Are Masks with Valves Less Effective?
In an attempt to minimize the spread of COVID-19, wearing masks in public is becoming the new normal. Whether it’s a cloth mask or an N95 respirator, anything covering your mouth and nose will do—just as long as it doesn’t come with a valve.
By now, we’re all aware that the SARS-CoV-19 virus spreads person-to-person via respiratory droplets expelled while sneezing, coughing, or talking. One way to prevent contamination is by wearing a mask, which protects you from others while also protecting others from you—it’s a two-way street kind of deal that’s now becoming mandatory in many states and major cities around the United States.
Though most masks get the job done just fine, experts discourage the use of those that come with a valve embedded in them, and there’s a valid reason why. Unlike the average mask that filters all the air that you breathe in and out, a valve mask only filters the air that you inhale. The exhalation valve, in fact, was designed to minimize the moisture, heat, and humidity that’s commonly generated inside a mask, thus providing both comfort and protection to the user.
Valve masks, or respirators, were initially meant for industrial use only. Factory workers and coal miners would wear them to protect themselves from hazardous particles in the air they’d breathe for hours on end, while also remaining cool and comfortable during their shifts. If you can imagine what it would be like to do physical work in an enclosed space, with your mouth and nose covered, while breathing in nothing but hot and humid air, you can imagine how much of a difference a one-way valve mask can make!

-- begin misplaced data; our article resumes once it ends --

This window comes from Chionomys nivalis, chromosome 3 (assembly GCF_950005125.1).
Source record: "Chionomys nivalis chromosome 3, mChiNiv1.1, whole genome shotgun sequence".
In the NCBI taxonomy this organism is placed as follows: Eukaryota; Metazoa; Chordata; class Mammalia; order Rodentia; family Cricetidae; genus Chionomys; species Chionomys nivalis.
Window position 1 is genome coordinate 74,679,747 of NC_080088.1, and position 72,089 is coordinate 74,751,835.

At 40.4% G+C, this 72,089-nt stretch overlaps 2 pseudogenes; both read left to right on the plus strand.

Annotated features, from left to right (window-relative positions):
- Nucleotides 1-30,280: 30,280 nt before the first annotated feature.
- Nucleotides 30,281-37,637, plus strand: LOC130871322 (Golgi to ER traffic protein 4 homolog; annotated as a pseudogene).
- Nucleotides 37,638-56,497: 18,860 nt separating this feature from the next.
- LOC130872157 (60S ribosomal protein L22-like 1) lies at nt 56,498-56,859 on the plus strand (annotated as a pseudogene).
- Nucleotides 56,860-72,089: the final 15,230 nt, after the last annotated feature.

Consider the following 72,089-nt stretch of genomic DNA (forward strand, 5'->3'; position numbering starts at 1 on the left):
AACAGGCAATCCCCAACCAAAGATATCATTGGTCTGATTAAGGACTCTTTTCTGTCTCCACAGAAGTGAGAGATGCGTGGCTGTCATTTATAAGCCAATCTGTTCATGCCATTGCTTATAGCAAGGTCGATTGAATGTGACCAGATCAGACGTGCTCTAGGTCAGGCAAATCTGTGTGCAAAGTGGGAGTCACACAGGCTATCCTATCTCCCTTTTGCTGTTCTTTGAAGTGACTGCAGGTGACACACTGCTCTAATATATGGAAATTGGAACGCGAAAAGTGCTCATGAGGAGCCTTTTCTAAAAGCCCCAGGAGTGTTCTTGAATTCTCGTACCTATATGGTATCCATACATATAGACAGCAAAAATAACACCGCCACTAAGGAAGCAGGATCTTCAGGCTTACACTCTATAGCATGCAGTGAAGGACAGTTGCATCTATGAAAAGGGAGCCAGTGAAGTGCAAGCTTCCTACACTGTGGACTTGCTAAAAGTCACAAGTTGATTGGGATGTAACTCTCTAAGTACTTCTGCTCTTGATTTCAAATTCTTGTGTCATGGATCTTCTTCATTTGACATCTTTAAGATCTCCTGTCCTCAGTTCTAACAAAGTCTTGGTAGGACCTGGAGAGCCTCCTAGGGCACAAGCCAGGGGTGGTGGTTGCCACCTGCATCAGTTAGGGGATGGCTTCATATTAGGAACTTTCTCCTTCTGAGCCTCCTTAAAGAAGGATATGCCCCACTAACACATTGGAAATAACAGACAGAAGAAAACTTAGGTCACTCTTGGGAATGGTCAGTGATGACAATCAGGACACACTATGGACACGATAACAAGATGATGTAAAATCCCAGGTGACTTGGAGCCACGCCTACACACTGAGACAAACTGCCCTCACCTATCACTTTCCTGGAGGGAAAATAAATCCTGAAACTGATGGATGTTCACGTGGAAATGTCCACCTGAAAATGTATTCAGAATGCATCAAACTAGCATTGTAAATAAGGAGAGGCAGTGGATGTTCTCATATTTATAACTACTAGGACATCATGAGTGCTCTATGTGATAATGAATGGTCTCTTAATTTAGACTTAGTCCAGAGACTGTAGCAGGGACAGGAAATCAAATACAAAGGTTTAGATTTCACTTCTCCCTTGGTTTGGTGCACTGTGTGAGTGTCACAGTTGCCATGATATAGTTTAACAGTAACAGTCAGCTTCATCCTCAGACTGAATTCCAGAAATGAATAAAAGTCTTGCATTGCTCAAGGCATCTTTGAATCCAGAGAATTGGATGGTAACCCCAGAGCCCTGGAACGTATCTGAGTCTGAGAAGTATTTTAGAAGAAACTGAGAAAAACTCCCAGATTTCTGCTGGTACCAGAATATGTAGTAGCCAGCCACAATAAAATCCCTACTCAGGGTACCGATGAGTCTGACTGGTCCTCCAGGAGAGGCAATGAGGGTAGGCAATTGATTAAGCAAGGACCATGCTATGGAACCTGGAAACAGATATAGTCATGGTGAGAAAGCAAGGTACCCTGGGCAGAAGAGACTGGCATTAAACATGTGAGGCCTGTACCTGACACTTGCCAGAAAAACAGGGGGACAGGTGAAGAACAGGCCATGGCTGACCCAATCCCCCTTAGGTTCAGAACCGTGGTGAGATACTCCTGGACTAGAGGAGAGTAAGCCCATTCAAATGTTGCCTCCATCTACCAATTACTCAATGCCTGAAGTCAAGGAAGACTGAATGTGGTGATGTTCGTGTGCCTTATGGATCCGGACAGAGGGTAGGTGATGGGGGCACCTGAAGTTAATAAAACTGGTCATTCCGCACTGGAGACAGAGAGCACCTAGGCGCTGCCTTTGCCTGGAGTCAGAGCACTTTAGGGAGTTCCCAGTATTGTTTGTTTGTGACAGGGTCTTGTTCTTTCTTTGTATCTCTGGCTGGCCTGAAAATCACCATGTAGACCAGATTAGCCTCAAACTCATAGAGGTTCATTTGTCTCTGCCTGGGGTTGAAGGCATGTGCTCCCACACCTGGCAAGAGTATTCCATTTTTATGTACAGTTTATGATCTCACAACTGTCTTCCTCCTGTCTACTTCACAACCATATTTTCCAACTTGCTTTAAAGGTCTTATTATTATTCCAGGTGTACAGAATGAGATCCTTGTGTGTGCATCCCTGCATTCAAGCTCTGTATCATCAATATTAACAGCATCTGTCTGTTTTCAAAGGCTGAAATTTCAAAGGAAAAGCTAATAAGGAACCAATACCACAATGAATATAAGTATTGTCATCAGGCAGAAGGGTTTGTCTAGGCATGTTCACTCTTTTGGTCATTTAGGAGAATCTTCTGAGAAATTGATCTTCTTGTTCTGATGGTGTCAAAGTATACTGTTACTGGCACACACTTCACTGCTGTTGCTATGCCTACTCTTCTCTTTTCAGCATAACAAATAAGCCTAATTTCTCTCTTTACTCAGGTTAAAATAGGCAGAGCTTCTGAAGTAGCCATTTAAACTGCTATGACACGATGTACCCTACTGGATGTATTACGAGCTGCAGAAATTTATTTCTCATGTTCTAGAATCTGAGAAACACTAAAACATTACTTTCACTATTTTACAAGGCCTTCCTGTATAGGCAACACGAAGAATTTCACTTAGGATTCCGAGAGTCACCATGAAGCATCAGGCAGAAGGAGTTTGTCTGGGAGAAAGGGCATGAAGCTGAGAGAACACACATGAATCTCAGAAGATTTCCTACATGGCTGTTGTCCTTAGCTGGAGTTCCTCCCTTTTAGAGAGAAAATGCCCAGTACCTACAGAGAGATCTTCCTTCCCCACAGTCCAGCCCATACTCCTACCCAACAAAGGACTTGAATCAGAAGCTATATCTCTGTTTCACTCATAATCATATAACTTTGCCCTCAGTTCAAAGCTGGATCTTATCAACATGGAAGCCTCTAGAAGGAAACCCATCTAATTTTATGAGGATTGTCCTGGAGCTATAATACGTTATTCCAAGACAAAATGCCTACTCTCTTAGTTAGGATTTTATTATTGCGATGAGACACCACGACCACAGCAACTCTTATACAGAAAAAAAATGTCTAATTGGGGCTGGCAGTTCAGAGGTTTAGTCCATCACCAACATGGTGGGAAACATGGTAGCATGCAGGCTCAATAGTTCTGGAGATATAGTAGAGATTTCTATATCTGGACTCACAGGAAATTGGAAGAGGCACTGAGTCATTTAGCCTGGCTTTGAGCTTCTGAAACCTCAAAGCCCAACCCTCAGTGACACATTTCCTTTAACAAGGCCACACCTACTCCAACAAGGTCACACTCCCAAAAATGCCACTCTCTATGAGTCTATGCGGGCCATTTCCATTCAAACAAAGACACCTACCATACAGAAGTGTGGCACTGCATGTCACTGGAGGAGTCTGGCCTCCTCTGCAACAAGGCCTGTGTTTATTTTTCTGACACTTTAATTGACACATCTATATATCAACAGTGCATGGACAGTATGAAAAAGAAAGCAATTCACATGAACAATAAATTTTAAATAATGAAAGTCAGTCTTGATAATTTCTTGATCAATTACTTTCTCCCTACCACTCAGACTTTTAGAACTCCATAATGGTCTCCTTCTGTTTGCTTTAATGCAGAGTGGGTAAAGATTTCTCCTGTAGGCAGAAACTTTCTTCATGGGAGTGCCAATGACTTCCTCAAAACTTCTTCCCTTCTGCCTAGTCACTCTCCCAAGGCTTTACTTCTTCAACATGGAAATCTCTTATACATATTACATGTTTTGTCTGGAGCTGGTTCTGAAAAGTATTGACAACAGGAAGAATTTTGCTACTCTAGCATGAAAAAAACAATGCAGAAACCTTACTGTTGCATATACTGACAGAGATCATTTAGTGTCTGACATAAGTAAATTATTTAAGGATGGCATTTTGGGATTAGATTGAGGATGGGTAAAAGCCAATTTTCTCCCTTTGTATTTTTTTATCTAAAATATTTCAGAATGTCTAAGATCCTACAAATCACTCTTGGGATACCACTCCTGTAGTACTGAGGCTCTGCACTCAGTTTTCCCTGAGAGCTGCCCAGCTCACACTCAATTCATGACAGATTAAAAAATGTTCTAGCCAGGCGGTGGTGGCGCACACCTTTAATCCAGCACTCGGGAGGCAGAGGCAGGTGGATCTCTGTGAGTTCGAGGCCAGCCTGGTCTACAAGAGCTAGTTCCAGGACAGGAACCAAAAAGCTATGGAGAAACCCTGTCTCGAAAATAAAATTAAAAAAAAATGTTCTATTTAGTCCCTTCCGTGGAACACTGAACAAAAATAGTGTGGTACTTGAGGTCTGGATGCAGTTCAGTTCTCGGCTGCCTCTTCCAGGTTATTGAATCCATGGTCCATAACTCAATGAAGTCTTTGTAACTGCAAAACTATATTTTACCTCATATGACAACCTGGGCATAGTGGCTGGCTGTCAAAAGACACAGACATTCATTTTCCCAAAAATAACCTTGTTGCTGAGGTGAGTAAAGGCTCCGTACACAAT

The masks used in hospital settings don’t have a valve for that very same reason. N95 respirators, for instance, filter out 95% of air particles in both directions of airflow, which can combat the spread of many airborne infectious diseases, such as influenza and tuberculosis. According to the Centers for Disease Control and Prevention (CDC), although N95 respirators with valves do provide a good level of protection against air contaminants and facilitate breathing, they shouldn’t be used in a situation that calls for sterilization as the valve doesn’t filter the exhaled air, thus exposing the environment to potential pathogens.
This is also true in the case of COVID-19: using a valve mask in public will lower your risk of infection but it won’t protect those around you from you, which is of particular relevance if you happen to be infected but asymptomatic.
So, if you’re currently looking for a mask, consider opting for a valve-less one or make your own at home. If instead, you’re already in possession of a valve mask, you can still wear it though you should cover it with a cloth mask as a protective barrier between you and other people.